Winter training can be a time of dread for us northern hemisphere riders. Short, cold days, often wet and windy, at least here in the South West, make for pretty miserable riding conditions. The traditional way of Winter training, getting a ‘grand in the bank’ (1000 miles of endurance riding) before any intensity starts is outdated and certainly outmoded. Very long rides, week in week out in cold conditions, is demotivating, unpleasant, and runs the risk of encouraging colds and flu and hence time off the bike. It is counterproductive.
For experienced and competitive cyclists looking to take on demanding endurance events, or those looking to race, I like to start training around 24 weeks from the first race they want to target for a great result, and this often means starting training in November or December. All performance is built on a solid aerobic foundation and that means time in the saddle. So how do we build this aerobic fitness without having to ride 6 hour rides?
Firstly, for winter you need to get yourself geared up for outside rides and set up for indoor training in an environment that is motivating, and will keep you engaged. Today there are several software applications that make training inside more enjoyable. Zwift and Rouvy are two of my favourites, and our coached athletes can now automatically synchronise their Training Peaks workouts to them, to follow the workout on the screen. One note of caution. For structured workouts, built with power targets or ranges, you should turn the erg mode of your smart trainer OFF. Erg mode is great for simulating climbs and rides but it has some nasty unintended consequences for interval training of any kind.
Once you have yourself set up with a good indoor trainer, music, and cool software to keep you engaged, what type of training should you do to build this aerobic foundation without the long outside rides?
- Firstly, let me stress that unless you are one of those dedicated (read crazy!) athletes that can ride indoors for 3 hours+, then there is no substitute for a good 3hour endurance ride. This means that your training plan has to be flexible, if possible, so that you can ride when the weather is good. Duration is king but go when the weather is good.
- Focus your indoor cycling sessions initially on basic abilities.
- Short intervals at low cadence in a big gear, is a great resistance training session that starts to build muscular endurance.
- Short intervals at high cadence 100-120rpm+ in a medium gear, is a great technique training session that will slowly help improve your self selected cadence. Increasing cadence is still the single easiest improvement most amateur cyclist can make.
- Incorporate plenty of tempo workouts (on 2-4 days per week) with the focus on extending duration, not power. Build up slowly each session so that you are doing 45-90 minutes of tempo riding in a single workout, depending on your level of experience and event/race demand. This does not have to be steady state riding – incorporate some surges and bursts to mimic riding on the road and keep you more mentally engaged.
- Hit the gym. Work on improving sport specific functional strength, ideally under the supervision of a strength coach.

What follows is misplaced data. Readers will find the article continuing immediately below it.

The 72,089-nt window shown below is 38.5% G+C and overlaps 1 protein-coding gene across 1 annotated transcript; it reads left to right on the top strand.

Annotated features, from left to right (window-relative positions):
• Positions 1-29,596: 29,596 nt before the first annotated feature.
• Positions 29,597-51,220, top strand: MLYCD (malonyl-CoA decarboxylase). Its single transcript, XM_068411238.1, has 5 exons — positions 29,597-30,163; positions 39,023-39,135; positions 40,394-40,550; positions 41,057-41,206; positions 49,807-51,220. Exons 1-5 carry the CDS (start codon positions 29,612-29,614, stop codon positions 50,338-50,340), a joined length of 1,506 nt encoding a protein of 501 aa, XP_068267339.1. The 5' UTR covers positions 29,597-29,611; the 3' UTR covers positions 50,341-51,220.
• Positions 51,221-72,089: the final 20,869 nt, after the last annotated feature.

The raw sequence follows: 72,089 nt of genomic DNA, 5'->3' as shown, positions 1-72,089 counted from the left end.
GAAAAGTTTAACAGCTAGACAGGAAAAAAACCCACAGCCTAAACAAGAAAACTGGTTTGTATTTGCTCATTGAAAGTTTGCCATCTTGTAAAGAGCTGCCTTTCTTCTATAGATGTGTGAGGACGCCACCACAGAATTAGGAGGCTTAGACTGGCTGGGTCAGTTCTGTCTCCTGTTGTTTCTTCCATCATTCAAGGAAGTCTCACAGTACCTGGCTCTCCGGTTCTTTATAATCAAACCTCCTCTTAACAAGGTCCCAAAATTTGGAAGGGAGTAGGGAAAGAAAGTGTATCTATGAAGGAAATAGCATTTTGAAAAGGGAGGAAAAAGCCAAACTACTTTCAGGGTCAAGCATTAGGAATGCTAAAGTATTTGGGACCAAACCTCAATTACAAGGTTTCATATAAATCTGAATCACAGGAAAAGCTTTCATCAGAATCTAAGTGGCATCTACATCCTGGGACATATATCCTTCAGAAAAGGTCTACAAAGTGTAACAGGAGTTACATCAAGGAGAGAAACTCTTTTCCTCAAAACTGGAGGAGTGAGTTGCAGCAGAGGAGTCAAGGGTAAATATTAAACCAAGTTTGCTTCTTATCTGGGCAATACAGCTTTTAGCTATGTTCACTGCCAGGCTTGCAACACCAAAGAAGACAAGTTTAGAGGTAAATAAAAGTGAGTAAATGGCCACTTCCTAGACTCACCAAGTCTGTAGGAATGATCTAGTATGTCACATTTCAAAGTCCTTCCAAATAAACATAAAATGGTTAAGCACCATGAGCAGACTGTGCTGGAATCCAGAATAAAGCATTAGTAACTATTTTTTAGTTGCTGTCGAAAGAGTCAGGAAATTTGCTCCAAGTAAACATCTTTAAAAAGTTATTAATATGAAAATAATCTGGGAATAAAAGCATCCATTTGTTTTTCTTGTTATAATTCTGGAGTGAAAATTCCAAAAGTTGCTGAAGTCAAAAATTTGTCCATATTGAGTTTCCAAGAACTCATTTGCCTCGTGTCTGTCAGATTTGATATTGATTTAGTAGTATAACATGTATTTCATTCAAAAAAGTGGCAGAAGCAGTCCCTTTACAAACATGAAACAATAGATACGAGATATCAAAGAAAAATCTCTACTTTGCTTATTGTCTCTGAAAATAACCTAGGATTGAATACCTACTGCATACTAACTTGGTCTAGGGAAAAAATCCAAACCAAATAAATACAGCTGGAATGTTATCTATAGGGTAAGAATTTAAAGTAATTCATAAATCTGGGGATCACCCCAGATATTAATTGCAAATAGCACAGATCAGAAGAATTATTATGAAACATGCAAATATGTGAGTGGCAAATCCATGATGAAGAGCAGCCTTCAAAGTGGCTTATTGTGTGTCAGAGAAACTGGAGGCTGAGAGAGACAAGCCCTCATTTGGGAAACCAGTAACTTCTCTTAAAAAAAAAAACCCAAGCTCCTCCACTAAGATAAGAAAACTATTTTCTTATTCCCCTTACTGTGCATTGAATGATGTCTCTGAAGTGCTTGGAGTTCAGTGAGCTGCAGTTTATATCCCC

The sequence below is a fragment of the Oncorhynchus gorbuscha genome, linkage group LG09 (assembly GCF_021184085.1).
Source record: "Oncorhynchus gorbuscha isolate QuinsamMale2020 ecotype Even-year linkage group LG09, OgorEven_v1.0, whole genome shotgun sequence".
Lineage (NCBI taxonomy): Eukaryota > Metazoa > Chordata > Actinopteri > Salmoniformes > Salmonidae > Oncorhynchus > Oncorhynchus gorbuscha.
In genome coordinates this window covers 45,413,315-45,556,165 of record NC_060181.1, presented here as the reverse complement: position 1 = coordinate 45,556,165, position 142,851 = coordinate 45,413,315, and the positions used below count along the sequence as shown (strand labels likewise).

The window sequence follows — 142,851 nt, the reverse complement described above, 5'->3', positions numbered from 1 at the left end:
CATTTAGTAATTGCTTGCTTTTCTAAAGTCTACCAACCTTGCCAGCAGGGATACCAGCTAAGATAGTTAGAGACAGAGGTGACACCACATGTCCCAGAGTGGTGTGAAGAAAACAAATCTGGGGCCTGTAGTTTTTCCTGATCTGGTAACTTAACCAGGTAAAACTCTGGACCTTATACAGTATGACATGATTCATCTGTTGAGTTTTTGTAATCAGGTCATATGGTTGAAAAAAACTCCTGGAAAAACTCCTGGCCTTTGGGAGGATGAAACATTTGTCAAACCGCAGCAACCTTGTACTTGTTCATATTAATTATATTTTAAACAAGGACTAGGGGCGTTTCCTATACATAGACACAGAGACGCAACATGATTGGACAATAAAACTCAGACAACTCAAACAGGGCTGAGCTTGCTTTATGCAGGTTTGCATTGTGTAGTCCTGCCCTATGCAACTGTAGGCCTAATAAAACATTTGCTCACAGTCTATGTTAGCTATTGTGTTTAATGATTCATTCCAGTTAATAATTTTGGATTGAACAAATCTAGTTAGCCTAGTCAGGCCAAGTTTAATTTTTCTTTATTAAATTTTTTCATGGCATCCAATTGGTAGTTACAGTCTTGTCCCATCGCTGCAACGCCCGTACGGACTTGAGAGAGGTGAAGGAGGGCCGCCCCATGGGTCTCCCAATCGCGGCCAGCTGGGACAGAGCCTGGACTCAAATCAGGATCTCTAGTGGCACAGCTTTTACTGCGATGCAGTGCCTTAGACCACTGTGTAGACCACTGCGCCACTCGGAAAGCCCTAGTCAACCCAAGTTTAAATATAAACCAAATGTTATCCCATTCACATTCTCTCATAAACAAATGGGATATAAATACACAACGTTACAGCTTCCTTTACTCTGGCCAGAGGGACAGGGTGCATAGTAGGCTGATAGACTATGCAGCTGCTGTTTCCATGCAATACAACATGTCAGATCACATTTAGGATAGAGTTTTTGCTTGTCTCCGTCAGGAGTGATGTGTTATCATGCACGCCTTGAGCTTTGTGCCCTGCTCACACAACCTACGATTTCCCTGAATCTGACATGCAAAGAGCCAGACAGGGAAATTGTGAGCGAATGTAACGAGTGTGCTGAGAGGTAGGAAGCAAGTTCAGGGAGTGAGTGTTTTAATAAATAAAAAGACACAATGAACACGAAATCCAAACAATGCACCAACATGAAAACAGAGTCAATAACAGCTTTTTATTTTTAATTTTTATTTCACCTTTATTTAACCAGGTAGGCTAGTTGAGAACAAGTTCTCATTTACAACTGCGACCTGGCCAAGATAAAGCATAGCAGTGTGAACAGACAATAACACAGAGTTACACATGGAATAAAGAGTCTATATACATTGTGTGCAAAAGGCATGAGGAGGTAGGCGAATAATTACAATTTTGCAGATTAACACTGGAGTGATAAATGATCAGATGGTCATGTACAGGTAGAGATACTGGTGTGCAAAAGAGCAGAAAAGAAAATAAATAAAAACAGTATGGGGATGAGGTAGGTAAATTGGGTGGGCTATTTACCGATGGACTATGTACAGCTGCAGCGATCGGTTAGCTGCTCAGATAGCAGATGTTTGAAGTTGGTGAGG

- Work on your weaknesses. For many it is the ability to work at high intensity that limits performance. I like to include some high intensity sessions from the second block of training, depending on the level of rider I am dealing with. Historically, high intensity was shunned in the winter training period as it was feared that riders would burn out too quickly. Whilst this can certainly be the case, the key is the dose of these workouts. This is where an experienced coach will be able to help you.
- Block training. Whilst rest and recovery are important, blocking together a few days of solid training can reap big rewards. The key is to slightly over reach to become adapted to riding on tired legs. Building up your resistance to fatigue is massively important and is largely overlooked by amateur riders, who focus more on increasing power and intensity. Longer tempo intervals, as highlighted above, will lay the foundations to enable you to push harder for longer. 3-4 days back to back muscular and endurance training, followed by 2 easy or rest days will test your resolve but deliver the goods! These are especially important when training for multi day stage races, and will also mean that you have a very solid aerobic base when it comes to stepping up to the harder sessions.
Here is your checklist for Winter Training:
- 3 hour endurance rides with tempo efforts up the hills as and when the weather allows for a safe and enjoyable ride.
- Plenty of short intervals focused on building muscular endurance and improving cadence.
- Plenty of tempo intervals focused on increasing duration, not power.
- Sport specific functional strength training in the gym.
- Work on your weaknesses and build in some hard efforts – one session per 7-10 days is fine at this stage.
- Block training – do 3-4 workouts back to back followed by 2 days easy for great results.
Above all, really try and be consistent with your training this winter. Little and often is much better than grabbing a long ride and then not riding for 4 days due to bad weather. If you can get 4 out of the 6 above nailed you will be well on your way to making 2019 your best year yet.
What have you got to lose?
Rob Wakefield – Level 3 UK Cycling Coach, Certified Training Peaks Coach.